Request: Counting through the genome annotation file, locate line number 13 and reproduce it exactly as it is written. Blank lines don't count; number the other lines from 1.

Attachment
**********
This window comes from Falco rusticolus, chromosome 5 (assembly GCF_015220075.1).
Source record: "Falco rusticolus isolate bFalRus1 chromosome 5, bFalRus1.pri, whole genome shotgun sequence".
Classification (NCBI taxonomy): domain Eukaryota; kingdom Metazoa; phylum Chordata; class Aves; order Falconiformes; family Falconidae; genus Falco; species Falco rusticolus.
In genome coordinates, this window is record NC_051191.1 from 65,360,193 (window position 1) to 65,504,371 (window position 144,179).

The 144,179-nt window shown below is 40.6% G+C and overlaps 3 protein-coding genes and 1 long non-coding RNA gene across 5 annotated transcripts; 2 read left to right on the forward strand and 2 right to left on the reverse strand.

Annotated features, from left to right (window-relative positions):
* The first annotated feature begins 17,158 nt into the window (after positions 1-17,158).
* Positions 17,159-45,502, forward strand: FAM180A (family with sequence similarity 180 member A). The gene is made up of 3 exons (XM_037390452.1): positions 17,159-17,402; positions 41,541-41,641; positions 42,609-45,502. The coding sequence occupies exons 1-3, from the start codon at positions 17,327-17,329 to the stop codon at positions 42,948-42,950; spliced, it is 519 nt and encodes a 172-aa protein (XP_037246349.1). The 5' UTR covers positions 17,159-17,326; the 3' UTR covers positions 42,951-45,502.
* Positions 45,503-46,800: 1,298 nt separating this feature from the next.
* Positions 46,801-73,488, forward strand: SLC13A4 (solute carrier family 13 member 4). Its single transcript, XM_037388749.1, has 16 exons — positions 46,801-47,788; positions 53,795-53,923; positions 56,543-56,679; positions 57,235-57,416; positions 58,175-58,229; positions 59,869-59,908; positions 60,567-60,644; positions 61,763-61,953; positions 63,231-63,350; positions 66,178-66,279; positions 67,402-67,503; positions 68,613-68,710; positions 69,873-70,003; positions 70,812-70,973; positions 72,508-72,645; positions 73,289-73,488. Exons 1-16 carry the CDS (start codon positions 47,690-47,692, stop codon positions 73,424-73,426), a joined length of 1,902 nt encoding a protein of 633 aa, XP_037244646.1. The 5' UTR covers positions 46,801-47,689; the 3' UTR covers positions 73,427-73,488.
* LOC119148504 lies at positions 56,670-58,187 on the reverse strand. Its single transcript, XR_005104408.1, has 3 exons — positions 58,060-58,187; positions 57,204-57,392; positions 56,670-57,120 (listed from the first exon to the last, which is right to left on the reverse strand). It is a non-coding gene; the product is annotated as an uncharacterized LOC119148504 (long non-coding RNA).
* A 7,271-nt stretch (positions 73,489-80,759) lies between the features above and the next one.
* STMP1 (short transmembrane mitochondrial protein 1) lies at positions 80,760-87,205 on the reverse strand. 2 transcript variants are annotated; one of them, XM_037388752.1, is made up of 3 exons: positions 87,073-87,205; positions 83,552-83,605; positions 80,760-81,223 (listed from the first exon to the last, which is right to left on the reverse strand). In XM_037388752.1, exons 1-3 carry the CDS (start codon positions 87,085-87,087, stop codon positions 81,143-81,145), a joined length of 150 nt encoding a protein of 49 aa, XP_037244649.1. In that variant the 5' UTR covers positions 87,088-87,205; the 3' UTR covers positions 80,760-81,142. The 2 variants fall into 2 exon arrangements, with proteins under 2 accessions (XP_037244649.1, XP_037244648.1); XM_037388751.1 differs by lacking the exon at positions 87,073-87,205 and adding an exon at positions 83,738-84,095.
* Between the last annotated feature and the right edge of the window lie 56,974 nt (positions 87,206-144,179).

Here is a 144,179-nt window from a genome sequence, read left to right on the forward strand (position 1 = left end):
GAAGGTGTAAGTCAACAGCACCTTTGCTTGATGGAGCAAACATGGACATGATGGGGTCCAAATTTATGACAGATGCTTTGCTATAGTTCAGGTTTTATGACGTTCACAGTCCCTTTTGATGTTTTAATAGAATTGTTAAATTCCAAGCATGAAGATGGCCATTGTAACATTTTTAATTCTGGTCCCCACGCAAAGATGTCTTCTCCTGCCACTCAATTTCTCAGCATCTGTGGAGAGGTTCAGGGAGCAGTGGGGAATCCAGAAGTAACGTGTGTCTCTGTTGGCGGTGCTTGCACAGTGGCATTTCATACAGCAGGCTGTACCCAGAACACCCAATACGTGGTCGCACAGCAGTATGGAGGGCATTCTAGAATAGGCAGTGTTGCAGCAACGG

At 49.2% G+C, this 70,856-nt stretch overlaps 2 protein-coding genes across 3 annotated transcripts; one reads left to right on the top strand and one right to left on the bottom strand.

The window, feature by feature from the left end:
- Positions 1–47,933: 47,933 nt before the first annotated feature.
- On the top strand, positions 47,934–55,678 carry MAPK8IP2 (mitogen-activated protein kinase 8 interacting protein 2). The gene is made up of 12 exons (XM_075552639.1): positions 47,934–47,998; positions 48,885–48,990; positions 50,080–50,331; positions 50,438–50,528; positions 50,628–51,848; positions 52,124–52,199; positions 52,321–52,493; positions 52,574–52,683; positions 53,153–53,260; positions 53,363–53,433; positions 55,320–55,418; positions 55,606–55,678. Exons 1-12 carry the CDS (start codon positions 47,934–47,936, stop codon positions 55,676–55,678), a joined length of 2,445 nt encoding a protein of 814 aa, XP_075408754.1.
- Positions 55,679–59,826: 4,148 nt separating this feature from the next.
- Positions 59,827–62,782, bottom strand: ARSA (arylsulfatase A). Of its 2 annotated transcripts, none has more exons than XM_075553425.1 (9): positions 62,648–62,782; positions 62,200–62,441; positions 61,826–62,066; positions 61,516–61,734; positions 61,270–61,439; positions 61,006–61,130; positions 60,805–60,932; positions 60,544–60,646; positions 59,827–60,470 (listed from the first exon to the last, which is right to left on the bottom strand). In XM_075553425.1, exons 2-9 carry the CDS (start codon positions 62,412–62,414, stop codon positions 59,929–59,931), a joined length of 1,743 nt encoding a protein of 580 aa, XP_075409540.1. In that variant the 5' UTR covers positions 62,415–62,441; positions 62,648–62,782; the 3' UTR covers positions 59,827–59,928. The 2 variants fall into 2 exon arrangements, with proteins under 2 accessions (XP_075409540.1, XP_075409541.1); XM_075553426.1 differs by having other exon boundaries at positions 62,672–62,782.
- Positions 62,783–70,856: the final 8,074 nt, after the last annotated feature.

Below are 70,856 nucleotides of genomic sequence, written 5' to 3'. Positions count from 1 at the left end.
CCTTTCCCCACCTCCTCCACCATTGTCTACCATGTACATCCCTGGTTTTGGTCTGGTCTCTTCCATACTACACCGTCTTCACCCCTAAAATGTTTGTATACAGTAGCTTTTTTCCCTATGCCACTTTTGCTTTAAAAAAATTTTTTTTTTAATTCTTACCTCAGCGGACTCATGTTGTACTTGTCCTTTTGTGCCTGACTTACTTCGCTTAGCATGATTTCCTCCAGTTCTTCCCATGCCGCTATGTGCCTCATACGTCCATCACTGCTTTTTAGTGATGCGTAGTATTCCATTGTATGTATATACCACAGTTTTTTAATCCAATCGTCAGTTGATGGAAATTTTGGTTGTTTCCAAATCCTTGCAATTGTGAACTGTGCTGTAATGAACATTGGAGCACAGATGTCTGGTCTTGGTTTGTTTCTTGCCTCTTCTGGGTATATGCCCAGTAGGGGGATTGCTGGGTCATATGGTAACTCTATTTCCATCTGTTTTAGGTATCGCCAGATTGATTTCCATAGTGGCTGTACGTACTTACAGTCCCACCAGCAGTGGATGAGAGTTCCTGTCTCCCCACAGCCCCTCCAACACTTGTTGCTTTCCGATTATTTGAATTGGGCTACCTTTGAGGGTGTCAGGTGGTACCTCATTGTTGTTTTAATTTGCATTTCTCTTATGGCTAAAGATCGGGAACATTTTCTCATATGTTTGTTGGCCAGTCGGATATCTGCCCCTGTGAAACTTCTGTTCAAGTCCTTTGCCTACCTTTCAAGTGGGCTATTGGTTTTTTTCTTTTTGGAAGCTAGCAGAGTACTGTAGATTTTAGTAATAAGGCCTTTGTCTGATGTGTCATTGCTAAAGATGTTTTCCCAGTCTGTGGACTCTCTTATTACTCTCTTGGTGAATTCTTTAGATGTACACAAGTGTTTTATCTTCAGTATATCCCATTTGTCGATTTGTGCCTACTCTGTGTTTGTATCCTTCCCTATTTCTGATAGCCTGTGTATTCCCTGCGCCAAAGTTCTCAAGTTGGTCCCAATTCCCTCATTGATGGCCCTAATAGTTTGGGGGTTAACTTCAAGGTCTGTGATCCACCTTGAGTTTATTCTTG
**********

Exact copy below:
* STMP1 (short transmembrane mitochondrial protein 1) lies at positions 80,760-87,205 on the reverse strand. 2 transcript variants are annotated; one of them, XM_037388752.1, is made up of 3 exons: positions 87,073-87,205; positions 83,552-83,605; positions 80,760-81,223 (listed from the first exon to the last, which is right to left on the reverse strand). In XM_037388752.1, exons 1-3 carry the CDS (start codon positions 87,085-87,087, stop codon positions 81,143-81,145), a joined length of 150 nt encoding a protein of 49 aa, XP_037244649.1. In that variant the 5' UTR covers positions 87,088-87,205; the 3' UTR covers positions 80,760-81,142. The 2 variants fall into 2 exon arrangements, with proteins under 2 accessions (XP_037244649.1, XP_037244648.1); XM_037388751.1 differs by lacking the exon at positions 87,073-87,205 and adding an exon at positions 83,738-84,095.